- Unbeliebable: White House turns Bieber petition response into immigration screed
- Obama signs law denying Iran ambassador’s visa, but says law is ‘advisory’
- Mich. judge to laughing convicted killer: ‘I hope you die in prison’
- Man charged in Kansas City-area highway shootings
- Keystone XL pipeline still on hold after State Dept. decision
- Fla. man charged with killing 16-month-old son to play Xbox undisturbed
- Drones from the deep: Pentagon develops ocean-floor attack robots
- Michigan mayor slaps back atheists’ try to erect ‘reason station’ at city hall
- PHILLIPS: Where is the conservative establishment?
- 7.5-magnitude earthquake shakes southern Mexico
Women losing coverage under Obamacare, too
Topic - Quintus Caecilius
With the 2012 Republican National Convention having sent its candidate forward and the Democratic National Convention set to do the same, this year's presidential campaign enters its most focused and fevered phase. Candidates, voters and dedicated observers of this vaunted political ritual would do well to take a deep breath and pick up a copy of "How to Win an Election," the advice Quintus Tullius Cicero sent his brother Marcus in 64 BC when the latter ran for consul, the highest office in the Roman republic.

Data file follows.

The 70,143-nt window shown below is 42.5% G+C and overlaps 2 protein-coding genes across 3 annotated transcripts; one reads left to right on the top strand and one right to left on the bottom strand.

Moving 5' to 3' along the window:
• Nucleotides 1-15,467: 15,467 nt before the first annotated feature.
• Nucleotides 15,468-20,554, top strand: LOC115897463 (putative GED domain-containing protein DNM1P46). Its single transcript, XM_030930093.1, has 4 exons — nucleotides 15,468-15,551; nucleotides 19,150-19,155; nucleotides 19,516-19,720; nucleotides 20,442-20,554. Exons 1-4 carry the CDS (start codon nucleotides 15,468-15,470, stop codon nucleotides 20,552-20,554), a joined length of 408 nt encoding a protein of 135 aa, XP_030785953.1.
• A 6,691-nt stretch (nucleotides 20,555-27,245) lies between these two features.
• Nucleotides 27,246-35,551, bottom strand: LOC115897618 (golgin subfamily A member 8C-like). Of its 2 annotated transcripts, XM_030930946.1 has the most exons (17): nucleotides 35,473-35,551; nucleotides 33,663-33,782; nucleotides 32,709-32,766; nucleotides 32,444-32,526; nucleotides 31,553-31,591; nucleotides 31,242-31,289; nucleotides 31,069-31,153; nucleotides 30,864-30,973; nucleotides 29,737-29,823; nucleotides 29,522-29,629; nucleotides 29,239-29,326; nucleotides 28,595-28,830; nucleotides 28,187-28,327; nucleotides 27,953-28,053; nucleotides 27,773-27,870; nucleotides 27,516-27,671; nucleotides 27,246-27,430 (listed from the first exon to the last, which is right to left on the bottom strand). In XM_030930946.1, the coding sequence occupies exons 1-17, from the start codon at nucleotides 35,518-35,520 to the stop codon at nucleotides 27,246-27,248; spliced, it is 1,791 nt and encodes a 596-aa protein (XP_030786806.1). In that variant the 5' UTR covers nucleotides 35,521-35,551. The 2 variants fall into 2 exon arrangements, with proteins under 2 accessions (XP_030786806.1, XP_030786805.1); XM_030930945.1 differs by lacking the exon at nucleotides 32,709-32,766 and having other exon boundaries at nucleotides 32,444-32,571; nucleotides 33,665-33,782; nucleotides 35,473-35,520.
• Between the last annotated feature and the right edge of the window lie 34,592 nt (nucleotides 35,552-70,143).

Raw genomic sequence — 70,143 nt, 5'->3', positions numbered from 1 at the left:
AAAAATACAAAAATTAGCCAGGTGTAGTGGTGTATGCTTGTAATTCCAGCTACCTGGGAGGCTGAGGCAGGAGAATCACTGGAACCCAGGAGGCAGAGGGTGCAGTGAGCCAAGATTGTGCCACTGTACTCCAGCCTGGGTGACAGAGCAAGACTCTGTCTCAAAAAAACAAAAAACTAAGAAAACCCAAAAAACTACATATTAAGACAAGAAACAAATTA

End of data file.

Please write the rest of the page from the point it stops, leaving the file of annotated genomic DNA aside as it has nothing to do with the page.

Quintus writes: "But, you might say, what about the other candidates, Antonius and Catiline?
Quintus writes, "To my brother Marcus, 1. Although you already have all the skills a man can possess through natural ability, experience, and hard work, because of the affection we have for one another I would like to share with you what I have been thinking about night and day concerning your upcoming campaign. It's not that you need my advice, but such affairs can seem so chaotic that it's sometimes best to lay things out in one place in a logical order."